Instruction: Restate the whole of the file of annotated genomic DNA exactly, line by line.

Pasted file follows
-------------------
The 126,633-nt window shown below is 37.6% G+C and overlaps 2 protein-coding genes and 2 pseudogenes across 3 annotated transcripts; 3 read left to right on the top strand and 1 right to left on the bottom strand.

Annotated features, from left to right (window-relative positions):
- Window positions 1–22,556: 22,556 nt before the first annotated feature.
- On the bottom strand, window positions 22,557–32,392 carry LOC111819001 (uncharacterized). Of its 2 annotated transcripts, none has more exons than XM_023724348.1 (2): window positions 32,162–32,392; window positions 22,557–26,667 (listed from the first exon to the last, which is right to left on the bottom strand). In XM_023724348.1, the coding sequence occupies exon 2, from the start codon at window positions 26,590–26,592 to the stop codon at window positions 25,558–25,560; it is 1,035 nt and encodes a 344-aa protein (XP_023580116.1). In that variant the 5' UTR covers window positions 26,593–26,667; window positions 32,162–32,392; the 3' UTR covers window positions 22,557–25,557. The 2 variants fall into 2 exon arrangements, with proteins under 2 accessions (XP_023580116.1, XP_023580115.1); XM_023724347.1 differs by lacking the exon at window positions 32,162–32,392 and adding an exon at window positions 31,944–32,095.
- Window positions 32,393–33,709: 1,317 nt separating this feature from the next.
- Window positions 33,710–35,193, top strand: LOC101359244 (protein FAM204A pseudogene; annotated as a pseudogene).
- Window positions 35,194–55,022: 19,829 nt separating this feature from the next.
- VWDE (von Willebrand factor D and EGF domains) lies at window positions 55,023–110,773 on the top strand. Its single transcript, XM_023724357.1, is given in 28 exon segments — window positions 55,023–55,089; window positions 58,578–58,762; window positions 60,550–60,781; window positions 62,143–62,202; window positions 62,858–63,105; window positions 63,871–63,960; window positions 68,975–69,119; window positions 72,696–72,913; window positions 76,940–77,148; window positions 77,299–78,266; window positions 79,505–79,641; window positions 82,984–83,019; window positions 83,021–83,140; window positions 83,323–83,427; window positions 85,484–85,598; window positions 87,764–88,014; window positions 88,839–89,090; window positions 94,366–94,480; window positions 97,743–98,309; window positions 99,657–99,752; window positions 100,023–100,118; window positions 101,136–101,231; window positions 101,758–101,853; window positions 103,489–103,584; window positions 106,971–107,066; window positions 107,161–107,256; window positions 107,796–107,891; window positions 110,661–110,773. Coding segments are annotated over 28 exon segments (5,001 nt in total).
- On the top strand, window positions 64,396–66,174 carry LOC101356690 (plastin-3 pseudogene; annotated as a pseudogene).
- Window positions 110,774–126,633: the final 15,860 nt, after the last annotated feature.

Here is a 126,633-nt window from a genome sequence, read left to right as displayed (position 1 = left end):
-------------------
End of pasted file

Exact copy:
The 126,633-nt window shown below is 37.6% G+C and overlaps 2 protein-coding genes and 2 pseudogenes across 3 annotated transcripts; 3 read left to right on the top strand and 1 right to left on the bottom strand.

Annotated features, from left to right (window-relative positions):
- Window positions 1–22,556: 22,556 nt before the first annotated feature.
- On the bottom strand, window positions 22,557–32,392 carry LOC111819001 (uncharacterized). Of its 2 annotated transcripts, none has more exons than XM_023724348.1 (2): window positions 32,162–32,392; window positions 22,557–26,667 (listed from the first exon to the last, which is right to left on the bottom strand). In XM_023724348.1, the coding sequence occupies exon 2, from the start codon at window positions 26,590–26,592 to the stop codon at window positions 25,558–25,560; it is 1,035 nt and encodes a 344-aa protein (XP_023580116.1). In that variant the 5' UTR covers window positions 26,593–26,667; window positions 32,162–32,392; the 3' UTR covers window positions 22,557–25,557. The 2 variants fall into 2 exon arrangements, with proteins under 2 accessions (XP_023580116.1, XP_023580115.1); XM_023724347.1 differs by lacking the exon at window positions 32,162–32,392 and adding an exon at window positions 31,944–32,095.
- Window positions 32,393–33,709: 1,317 nt separating this feature from the next.
- Window positions 33,710–35,193, top strand: LOC101359244 (protein FAM204A pseudogene; annotated as a pseudogene).
- Window positions 35,194–55,022: 19,829 nt separating this feature from the next.
- VWDE (von Willebrand factor D and EGF domains) lies at window positions 55,023–110,773 on the top strand. Its single transcript, XM_023724357.1, is given in 28 exon segments — window positions 55,023–55,089; window positions 58,578–58,762; window positions 60,550–60,781; window positions 62,143–62,202; window positions 62,858–63,105; window positions 63,871–63,960; window positions 68,975–69,119; window positions 72,696–72,913; window positions 76,940–77,148; window positions 77,299–78,266; window positions 79,505–79,641; window positions 82,984–83,019; window positions 83,021–83,140; window positions 83,323–83,427; window positions 85,484–85,598; window positions 87,764–88,014; window positions 88,839–89,090; window positions 94,366–94,480; window positions 97,743–98,309; window positions 99,657–99,752; window positions 100,023–100,118; window positions 101,136–101,231; window positions 101,758–101,853; window positions 103,489–103,584; window positions 106,971–107,066; window positions 107,161–107,256; window positions 107,796–107,891; window positions 110,661–110,773. Coding segments are annotated over 28 exon segments (5,001 nt in total).
- On the top strand, window positions 64,396–66,174 carry LOC101356690 (plastin-3 pseudogene; annotated as a pseudogene).
- Window positions 110,774–126,633: the final 15,860 nt, after the last annotated feature.

Here is a 126,633-nt window from a genome sequence, read left to right as displayed (position 1 = left end):